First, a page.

Good News in IRS Guidance on the $2,500 Health FSA Limit


The IRS recently issued Notice 2012-40 providing guidance on the $2,500 limit on salary reduction contributions to health flexible spending arrangements (“health FSAs”) under cafeteria plans.  The $2,500 limit is a new requirement that was added by the Patient Protection and Affordable Care Act and many plan sponsors (especially those with non-calendar year plans) have had compliance questions.  The IRS Notice provides clarifications on several important points.

Limit Applies for Plan Years That Begin After December 31, 2012

The guidance specifies that the $2,500 limit applies on a plan year basis, not on an employer's or employee's taxable year basis, and is effective for plan years that begin after December 31, 2012.  This resolves an important issue for non‑calendar year cafeteria plans.  For example, a cafeteria plan with a plan year beginning on July 1, 2012 is not required to apply the $2,500 limit for the plan year that starts on that date.  Instead, the limit will first apply for the plan year that begins on July 1, 2013.

Limit Applies Only to Employee Salary Reductions Under Health FSAs

The guidance also clarifies that the $2,500 limit applies only to employee salary reduction contributions to health FSAs, not to employer non‑elective contributions (sometimes called flex credits) that cannot be cashed out.  For example, if an employer provides $1,000 in non-elective contributions that the employee may use for any qualified benefit offered under the cafeteria plan, but cannot be taken by the employee in cash, the $1,000 will not count against the $2,500 limit on the employee's salary reduction contributions.  On the other hand, if the employer's $1,000 contribution can be taken by the employee in cash, it will count against the limit.  In addition, the guidance clarifies that the limit does not apply to arrangements such as employee salary reduction contributions that are used to pay for the employee's share of health coverage premiums (sometimes referred to as premium conversion plans), contributions to health savings accounts or health reimbursement arrangements.

Grace Period Carryover Not Affected

The effect of a grace period on the $2,500 limit also raised questions that are resolved by the guidance.  If a cafeteria plan provides for a grace period under which employees may use amounts remaining in the health FSA from the previous plan year to pay for qualified expenses incurred during the grace period, unused amounts that are carried over to the grace period do not count against the $2,500 limit.

Plan Amendment Due December 31, 2014

The guidance also gives plan sponsors until December 31, 2014 to amend their cafeteria plans to set forth the $2,500 limit (or a lower limit chosen by the sponsor), provided the plan is operated in accordance with the limit for plan years beginning after December 31, 2012.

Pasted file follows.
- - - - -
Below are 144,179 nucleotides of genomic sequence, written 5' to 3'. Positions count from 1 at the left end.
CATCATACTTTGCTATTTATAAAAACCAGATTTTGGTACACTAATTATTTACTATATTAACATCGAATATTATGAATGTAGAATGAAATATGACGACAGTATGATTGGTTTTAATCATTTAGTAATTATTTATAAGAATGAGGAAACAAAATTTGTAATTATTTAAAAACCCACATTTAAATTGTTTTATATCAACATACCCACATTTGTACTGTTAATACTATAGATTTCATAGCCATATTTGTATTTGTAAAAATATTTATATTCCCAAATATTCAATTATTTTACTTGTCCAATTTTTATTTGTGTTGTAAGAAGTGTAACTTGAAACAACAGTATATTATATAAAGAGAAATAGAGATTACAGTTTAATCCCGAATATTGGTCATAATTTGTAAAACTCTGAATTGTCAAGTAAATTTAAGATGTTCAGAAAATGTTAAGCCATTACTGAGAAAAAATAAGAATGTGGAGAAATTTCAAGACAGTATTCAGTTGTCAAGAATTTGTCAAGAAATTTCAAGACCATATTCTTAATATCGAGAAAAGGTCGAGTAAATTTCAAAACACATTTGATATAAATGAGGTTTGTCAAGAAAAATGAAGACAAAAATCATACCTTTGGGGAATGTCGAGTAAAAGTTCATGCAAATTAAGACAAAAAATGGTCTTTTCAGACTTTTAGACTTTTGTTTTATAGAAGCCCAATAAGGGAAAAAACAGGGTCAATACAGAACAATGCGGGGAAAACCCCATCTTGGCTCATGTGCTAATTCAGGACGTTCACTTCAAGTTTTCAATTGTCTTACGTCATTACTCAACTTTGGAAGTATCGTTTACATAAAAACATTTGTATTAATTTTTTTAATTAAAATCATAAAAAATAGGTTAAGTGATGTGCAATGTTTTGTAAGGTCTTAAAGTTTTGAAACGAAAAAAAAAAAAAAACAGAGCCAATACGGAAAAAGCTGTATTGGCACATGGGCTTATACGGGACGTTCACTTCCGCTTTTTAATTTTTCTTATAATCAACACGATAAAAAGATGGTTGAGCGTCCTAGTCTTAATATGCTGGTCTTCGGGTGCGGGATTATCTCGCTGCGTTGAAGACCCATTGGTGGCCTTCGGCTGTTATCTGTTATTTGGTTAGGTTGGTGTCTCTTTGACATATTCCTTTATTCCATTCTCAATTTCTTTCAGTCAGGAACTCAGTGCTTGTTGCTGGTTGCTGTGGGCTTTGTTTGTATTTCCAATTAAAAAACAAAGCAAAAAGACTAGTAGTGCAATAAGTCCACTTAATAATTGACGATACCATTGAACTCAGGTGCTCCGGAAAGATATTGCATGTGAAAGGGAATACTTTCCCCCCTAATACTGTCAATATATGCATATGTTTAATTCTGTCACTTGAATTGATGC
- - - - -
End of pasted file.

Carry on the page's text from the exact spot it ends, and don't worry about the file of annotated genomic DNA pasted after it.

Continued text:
Per-Employee and Per-Employer Basis

The $2,500 limit applies on an employee-by-employee basis and an employer-by-employer basis.  For example, if two spouses are employed by the same employer and each spouse is eligible for the same cafeteria plan health FSA, each may contribute $2,500.  But the guidance also requires aggregation of health FSA contributions by all employers in the same controlled group or affiliated service group, because they are considered a single employer.  For example, an employee participating in two separate cafeteria plan health FSAs that are sponsored by two employers in the same controlled group may contribute a total of only $2,500 to the two health FSAs.  But if the two employers are not related, the employee may contribute $2,500 to each of the two health FSAs.

Excess Contribution Relief; Change to the Use-It-Or-Lose-It Rule

Finally, the Notice provides relief for erroneous excess contributions caused by the plan sponsor's reasonable mistake if certain requirements are met and requests comments regarding whether and how the "use-it-or-lose-it" rule should be modified.  A copy of the Notice is available at

Practical Tips

  • Employers should be careful to communicate to employees when and to what the $2,500 limit applies, so that employees will not be confused about other amounts that will not count against the limit, such as grace period carryovers, employer flex credits that cannot be cashed out, contributions to HSAs or HRAs, or employee salary reduction contributions to premium conversion plans.
  • Even though the guidance allows until December 31, 2014 for plan sponsors to adopt the required amendment, an earlier adoption could avoid misunderstandings by participants and prevent the amendment from slipping between the cracks.

  • Employers that are members of a controlled group of employers or an affiliated service group should review their administrative procedures to ensure that they will be able to identify any employees that are eligible under more than one health FSA sponsored by related employers and limit the employee salary reduction contributions accordingly.

© 2012 Perkins Coie LLP